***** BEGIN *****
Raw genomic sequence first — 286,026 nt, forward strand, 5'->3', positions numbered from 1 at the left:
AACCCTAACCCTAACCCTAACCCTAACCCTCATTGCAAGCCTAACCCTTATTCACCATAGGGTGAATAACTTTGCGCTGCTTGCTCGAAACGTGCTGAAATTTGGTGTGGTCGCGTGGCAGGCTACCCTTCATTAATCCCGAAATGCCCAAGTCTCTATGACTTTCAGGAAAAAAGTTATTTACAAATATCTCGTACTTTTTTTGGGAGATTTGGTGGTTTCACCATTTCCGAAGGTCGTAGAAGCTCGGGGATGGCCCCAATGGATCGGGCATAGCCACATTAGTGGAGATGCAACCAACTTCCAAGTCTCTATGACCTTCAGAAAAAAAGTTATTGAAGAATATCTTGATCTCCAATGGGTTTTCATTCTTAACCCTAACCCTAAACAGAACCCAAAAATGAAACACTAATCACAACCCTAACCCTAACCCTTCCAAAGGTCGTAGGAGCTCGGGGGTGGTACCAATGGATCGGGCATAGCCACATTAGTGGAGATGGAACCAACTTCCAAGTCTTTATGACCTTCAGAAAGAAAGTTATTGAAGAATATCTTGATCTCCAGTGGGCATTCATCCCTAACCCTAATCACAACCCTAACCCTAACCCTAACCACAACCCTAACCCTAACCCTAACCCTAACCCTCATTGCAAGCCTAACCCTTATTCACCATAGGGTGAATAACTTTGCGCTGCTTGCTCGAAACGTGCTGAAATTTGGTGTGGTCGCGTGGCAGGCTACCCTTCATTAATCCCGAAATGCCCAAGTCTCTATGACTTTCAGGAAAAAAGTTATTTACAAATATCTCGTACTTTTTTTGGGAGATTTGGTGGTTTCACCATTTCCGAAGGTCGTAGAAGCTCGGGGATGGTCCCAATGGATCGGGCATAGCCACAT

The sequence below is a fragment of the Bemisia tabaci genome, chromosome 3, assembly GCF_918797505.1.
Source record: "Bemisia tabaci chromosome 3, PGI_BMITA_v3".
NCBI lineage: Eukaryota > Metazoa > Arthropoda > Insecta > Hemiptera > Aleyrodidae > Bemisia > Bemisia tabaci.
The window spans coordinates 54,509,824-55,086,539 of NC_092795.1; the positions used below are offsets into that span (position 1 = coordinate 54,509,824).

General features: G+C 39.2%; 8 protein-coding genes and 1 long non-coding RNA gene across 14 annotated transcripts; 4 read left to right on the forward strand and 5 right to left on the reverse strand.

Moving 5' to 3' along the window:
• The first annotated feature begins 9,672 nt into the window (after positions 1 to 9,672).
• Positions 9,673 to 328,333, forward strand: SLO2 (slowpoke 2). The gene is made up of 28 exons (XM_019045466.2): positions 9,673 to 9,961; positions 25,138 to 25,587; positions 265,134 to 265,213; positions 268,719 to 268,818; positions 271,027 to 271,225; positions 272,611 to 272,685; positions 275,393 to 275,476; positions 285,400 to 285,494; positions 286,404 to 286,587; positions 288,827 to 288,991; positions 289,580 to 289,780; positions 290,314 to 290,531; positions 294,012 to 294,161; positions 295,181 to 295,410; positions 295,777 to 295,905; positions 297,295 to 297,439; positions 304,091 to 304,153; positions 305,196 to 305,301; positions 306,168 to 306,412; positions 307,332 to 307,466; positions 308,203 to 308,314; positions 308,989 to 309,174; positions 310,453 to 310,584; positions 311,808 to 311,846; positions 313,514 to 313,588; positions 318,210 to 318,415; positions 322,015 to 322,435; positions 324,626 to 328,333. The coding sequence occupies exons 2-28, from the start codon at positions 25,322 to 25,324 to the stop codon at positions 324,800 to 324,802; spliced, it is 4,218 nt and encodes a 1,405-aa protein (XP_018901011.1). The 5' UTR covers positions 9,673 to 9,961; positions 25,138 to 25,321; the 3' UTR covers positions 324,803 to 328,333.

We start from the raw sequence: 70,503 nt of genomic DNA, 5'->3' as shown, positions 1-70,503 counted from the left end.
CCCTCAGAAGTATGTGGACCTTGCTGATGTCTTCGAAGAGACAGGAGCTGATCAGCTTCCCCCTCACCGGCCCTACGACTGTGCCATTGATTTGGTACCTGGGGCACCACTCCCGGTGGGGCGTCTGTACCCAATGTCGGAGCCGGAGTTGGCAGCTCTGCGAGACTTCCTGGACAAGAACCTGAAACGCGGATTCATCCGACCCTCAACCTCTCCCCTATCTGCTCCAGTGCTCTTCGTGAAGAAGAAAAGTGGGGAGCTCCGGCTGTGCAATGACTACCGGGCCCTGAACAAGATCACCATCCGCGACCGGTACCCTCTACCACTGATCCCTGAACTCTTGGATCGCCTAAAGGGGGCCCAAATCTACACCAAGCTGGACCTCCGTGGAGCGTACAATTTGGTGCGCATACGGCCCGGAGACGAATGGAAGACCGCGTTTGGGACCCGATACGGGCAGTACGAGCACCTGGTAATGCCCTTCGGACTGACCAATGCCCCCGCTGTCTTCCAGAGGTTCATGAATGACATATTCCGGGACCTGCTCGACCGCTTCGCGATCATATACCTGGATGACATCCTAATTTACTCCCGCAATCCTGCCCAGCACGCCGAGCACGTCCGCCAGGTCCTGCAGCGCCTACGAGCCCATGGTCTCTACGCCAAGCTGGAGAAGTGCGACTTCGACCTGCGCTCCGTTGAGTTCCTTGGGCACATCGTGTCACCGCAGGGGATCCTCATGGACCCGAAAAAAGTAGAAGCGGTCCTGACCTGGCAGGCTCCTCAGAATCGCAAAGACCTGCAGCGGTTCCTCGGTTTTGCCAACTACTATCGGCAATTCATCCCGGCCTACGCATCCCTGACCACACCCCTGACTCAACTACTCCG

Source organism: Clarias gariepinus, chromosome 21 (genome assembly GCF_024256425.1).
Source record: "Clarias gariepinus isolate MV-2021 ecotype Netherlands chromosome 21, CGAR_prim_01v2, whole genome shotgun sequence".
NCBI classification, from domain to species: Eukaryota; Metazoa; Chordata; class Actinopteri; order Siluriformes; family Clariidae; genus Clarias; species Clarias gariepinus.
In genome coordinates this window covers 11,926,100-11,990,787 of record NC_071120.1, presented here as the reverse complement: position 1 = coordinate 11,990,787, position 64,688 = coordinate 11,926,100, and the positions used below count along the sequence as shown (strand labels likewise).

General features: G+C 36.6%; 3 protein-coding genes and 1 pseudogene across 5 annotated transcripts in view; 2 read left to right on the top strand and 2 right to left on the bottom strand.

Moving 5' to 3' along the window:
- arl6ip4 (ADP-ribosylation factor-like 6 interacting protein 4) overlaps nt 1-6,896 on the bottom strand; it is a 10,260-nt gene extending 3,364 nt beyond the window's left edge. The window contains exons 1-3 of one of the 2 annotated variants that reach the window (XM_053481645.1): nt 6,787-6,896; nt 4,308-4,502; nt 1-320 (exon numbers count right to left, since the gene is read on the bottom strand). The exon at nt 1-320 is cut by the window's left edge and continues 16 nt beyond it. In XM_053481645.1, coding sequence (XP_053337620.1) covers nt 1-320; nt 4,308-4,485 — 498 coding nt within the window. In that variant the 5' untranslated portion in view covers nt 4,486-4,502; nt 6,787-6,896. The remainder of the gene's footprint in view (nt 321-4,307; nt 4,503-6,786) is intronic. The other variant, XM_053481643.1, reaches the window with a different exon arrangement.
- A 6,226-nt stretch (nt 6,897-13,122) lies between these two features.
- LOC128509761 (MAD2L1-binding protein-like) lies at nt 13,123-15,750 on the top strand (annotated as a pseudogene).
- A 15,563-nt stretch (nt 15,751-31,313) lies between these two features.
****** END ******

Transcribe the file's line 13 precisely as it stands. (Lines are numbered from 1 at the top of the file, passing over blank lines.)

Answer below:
Source organism: Clarias gariepinus, chromosome 21 (genome assembly GCF_024256425.1).